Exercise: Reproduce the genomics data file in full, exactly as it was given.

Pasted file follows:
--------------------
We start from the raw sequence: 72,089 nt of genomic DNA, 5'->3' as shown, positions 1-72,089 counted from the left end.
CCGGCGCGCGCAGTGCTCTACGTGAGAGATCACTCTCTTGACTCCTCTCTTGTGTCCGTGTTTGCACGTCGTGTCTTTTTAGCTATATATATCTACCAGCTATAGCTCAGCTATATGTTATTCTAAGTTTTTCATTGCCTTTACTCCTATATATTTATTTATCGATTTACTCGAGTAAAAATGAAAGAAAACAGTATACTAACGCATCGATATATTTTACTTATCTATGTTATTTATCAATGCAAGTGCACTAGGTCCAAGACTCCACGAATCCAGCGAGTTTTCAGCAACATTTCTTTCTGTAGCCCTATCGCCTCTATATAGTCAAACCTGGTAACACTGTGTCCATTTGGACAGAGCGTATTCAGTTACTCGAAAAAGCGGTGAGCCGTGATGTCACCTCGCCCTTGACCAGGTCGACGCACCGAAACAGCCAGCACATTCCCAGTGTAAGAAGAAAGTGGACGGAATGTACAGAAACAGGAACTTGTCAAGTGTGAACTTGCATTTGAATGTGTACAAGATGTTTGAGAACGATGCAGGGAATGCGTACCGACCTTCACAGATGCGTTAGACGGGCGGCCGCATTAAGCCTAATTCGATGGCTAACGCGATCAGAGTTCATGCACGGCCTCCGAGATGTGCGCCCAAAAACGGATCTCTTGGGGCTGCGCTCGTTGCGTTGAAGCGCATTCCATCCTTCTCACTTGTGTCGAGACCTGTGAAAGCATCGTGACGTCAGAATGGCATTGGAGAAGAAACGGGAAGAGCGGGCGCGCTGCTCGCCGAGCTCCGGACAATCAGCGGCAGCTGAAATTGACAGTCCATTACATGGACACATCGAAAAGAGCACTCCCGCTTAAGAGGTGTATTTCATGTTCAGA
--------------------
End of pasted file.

We start from the raw sequence: 72,089 nt of genomic DNA, 5'->3' as shown, positions 1-72,089 counted from the left end.
CCGGCGCGCGCAGTGCTCTACGTGAGAGATCACTCTCTTGACTCCTCTCTTGTGTCCGTGTTTGCACGTCGTGTCTTTTTAGCTATATATATCTACCAGCTATAGCTCAGCTATATGTTATTCTAAGTTTTTCATTGCCTTTACTCCTATATATTTATTTATCGATTTACTCGAGTAAAAATGAAAGAAAACAGTATACTAACGCATCGATATATTTTACTTATCTATGTTATTTATCAATGCAAGTGCACTAGGTCCAAGACTCCACGAATCCAGCGAGTTTTCAGCAACATTTCTTTCTGTAGCCCTATCGCCTCTATATAGTCAAACCTGGTAACACTGTGTCCATTTGGACAGAGCGTATTCAGTTACTCGAAAAAGCGGTGAGCCGTGATGTCACCTCGCCCTTGACCAGGTCGACGCACCGAAACAGCCAGCACATTCCCAGTGTAAGAAGAAAGTGGACGGAATGTACAGAAACAGGAACTTGTCAAGTGTGAACTTGCATTTGAATGTGTACAAGATGTTTGAGAACGATGCAGGGAATGCGTACCGACCTTCACAGATGCGTTAGACGGGCGGCCGCATTAAGCCTAATTCGATGGCTAACGCGATCAGAGTTCATGCACGGCCTCCGAGATGTGCGCCCAAAAACGGATCTCTTGGGGCTGCGCTCGTTGCGTTGAAGCGCATTCCATCCTTCTCACTTGTGTCGAGACCTGTGAAAGCATCGTGACGTCAGAATGGCATTGGAGAAGAAACGGGAAGAGCGGGCGCGCTGCTCGCCGAGCTCCGGACAATCAGCGGCAGCTGAAATTGACAGTCCATTACATGGACACATCGAAAAGAGCACTCCCGCTTAAGAGGTGTATTTCATGTTCAGA